This is twelfth in a series of stories about Clean Energy Champions—real people who are taking action to support or join the transition to a clean energy economy. Their stories illustrate the many ways you, too, can become a Clean Energy Champion.

Clean Energy Champion banner featuring Erin Twamley.

Sparking interest in the future clean energy workforce starts with elementary school kids, says researcher and educator Erin Twamley. Energy is not commonly part of the science, technology, engineering, or math (STEM) curricula in classrooms, and Twamley believes classrooms should foster a sense of wonder and curiosity about how we power our planet. One way to achieve this is by telling stories about energy and the people in energy careers, and Twamley has been telling those stories.

In 2012, Twamley joined DOE’s Office of Energy Efficiency and Renewable Energy (EERE) as a contractor to help manage energy literacy efforts. At EERE, her work supported teachers’ and students’ energy literacy: understanding the nature and role of energy so they could make more informed decisions. She helped link workforce development initiatives with K-12 education efforts. Through her work, she saw how the struggles to diversify the clean energy workforce manifested, from participation rates in the workforce to recruitment and outreach efforts often focused on college students.

Recognizing that the best way to increase diversity in clean energy is to share stories about it, she left EERE to write and teach. Today she is an award-winning author of seven children’s books about diverse women with STEM careers who are working to build a sustainable planet. Her books share role models with kids to help them understand that they can be problem solvers. For example, as problem solvers, they can get a job figuring out the best material to use to make a wind turbine blade or installing solar panels on airports.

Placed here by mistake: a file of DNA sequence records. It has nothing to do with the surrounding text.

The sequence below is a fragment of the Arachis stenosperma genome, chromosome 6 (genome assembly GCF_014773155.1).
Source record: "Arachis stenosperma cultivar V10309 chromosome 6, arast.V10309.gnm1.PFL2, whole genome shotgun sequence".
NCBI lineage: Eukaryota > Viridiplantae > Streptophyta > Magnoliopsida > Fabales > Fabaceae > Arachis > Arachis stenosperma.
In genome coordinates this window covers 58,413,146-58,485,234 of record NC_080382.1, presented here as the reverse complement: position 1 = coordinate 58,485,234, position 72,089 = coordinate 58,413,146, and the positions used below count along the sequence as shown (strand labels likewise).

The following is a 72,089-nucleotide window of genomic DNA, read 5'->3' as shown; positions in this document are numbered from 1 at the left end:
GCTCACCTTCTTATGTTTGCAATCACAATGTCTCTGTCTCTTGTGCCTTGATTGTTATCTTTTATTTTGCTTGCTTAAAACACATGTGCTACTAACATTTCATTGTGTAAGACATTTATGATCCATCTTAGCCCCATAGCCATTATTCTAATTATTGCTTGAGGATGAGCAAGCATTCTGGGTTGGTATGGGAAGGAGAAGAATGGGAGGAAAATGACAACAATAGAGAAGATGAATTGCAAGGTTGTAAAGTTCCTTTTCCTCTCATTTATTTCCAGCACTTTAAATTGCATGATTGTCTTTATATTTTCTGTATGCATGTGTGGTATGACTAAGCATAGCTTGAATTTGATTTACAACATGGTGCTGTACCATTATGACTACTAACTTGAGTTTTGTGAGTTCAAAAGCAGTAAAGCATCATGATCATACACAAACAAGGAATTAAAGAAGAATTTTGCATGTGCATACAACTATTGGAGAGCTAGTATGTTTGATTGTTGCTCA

Clean Energy Champion seal of approval.

Clean En∙er∙gy Cham∙pi∙on

/klēn/ /ˈenərjē/ /ˈCHampēən/

noun

1. A person or group that takes action to support or join the transition to a renewable energy economy, with the knowledge that reducing carbon emissions provides daily benefits to every American so they can live happy and healthy lives.

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In her books and in the classroom, Twamley uses specific industry terms rather than broad characterizations, like “scientist or engineer.” “If we don’t use terms like ‘solar installer,’ ‘wind technician,’ or ‘reliability engineer,’ how are kids supposed to know these careers and opportunities exist?” she says. “We underestimate the curiosity of youth. Youth can consume and learn way more than we allow them to. Ask any four-year-old to name a dinosaur, and I can guarantee that they’re using the full scientific name of that dinosaur.” These same kids can learn about hydrogen, biofuels, and renewable energy farms.

She writes to inspire kids to ask questions like: How do we capture methane, a greenhouse gas that we can’t see or smell? How does corn make a car drive? At the same time, she points out, the caregivers who read with the children might learn the answers, too, and better understand the role of energy in their lives. “We have to understand how we use energy, where electricity comes from, and think about where we want it [electricity] to come from,” Twamley says. Many of these energy decisions have been made for us, based on an economic system. These energy choices are causing climate change, and many energy consumers want to make a difference.

Twamley writes stories that go beyond the science of how energy works so her readers feel connected. She is encouraged by auto manufacturing companies making some of the most popular pickup trucks electric and home goods company IKEA preparing to sell solar panels in California. Visibility of energy and the people in energy fields helps normalize the use and importance of clean energy.

As more clean energy comes online in the United States, Twamley will continue sharing stories of women in STEM and energy to show kids of all backgrounds and their caregivers that they can be part of the clean energy future. “I truly believe if you give people the opportunity to see themselves in clean energy, this will help them soar,” she says.